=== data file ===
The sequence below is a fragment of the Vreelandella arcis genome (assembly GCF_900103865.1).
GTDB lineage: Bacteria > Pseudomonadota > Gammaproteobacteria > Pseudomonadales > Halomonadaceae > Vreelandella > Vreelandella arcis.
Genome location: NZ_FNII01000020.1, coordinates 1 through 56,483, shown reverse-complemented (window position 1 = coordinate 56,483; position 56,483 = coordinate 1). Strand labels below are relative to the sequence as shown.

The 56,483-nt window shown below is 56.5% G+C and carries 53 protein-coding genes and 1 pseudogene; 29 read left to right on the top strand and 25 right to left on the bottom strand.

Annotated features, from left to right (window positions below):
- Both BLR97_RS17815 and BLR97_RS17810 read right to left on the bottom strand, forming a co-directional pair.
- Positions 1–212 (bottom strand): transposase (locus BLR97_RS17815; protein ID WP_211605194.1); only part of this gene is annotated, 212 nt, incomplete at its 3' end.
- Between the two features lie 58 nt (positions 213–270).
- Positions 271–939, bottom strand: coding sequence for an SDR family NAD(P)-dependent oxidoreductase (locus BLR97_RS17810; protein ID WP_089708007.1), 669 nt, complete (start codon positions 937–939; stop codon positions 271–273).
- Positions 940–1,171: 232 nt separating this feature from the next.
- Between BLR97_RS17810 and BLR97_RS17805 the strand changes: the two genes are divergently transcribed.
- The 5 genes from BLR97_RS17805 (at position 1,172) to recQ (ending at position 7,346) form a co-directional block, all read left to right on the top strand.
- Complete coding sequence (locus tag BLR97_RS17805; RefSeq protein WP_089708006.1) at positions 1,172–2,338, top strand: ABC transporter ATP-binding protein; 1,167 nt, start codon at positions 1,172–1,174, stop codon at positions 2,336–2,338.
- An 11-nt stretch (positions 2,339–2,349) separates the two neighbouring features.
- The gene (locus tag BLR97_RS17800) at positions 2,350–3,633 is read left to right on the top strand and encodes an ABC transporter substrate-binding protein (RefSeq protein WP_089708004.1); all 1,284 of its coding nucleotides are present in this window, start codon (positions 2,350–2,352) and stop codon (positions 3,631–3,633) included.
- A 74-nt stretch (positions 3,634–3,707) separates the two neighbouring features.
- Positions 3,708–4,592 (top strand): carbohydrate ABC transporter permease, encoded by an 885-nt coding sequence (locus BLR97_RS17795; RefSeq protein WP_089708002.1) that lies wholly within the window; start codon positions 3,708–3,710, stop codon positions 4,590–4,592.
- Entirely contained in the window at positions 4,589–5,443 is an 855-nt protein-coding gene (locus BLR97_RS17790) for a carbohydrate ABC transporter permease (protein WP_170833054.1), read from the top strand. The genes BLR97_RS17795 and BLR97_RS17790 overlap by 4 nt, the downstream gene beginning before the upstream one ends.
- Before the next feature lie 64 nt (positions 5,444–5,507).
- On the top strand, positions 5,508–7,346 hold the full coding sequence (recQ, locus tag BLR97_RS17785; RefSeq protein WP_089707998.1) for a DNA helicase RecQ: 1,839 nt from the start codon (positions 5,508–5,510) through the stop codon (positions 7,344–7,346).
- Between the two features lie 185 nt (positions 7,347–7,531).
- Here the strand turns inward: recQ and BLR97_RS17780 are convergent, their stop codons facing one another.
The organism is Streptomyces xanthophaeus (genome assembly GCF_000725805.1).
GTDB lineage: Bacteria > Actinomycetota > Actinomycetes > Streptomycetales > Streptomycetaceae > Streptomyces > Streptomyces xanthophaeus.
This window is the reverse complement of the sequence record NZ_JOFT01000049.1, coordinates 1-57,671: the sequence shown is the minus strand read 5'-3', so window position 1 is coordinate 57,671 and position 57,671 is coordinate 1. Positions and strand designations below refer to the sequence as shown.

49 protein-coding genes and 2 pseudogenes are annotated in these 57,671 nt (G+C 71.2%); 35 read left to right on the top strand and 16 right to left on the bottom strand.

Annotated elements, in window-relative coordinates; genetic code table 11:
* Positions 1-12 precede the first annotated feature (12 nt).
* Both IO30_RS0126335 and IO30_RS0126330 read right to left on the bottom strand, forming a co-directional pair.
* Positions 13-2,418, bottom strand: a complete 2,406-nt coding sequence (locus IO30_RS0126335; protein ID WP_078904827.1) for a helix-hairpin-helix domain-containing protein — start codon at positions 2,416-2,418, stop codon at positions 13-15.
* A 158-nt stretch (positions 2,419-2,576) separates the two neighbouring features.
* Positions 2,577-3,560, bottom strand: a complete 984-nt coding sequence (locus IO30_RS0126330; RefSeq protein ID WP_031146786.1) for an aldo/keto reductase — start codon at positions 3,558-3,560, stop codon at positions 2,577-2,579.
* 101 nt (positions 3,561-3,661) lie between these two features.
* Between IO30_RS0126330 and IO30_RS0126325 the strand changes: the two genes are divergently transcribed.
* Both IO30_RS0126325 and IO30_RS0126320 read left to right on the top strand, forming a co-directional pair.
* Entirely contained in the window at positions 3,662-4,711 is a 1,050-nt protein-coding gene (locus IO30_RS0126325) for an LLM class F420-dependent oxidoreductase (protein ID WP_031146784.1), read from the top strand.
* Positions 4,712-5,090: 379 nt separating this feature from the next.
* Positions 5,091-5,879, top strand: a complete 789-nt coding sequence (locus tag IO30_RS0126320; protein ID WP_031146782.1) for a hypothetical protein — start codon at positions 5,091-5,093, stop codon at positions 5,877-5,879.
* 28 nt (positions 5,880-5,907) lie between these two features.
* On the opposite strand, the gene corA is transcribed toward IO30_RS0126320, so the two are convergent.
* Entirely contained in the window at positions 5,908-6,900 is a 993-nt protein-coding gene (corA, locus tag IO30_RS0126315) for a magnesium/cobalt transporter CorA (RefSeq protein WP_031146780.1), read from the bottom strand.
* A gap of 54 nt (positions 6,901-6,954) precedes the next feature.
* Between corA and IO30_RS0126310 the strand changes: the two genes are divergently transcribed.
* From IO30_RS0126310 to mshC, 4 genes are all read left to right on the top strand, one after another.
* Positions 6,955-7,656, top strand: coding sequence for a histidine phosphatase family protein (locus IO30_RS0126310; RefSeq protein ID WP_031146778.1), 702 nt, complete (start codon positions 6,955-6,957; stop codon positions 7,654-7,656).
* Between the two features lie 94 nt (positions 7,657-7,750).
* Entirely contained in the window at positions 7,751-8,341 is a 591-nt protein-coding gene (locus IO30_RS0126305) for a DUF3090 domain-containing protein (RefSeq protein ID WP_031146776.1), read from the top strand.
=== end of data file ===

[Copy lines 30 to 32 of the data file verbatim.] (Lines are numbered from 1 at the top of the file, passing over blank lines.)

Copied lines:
* Positions 13-2,418, bottom strand: a complete 2,406-nt coding sequence (locus IO30_RS0126335; protein ID WP_078904827.1) for a helix-hairpin-helix domain-containing protein — start codon at positions 2,416-2,418, stop codon at positions 13-15.
* A 158-nt stretch (positions 2,419-2,576) separates the two neighbouring features.
* Positions 2,577-3,560, bottom strand: a complete 984-nt coding sequence (locus IO30_RS0126330; RefSeq protein ID WP_031146786.1) for an aldo/keto reductase — start codon at positions 3,558-3,560, stop codon at positions 2,577-2,579.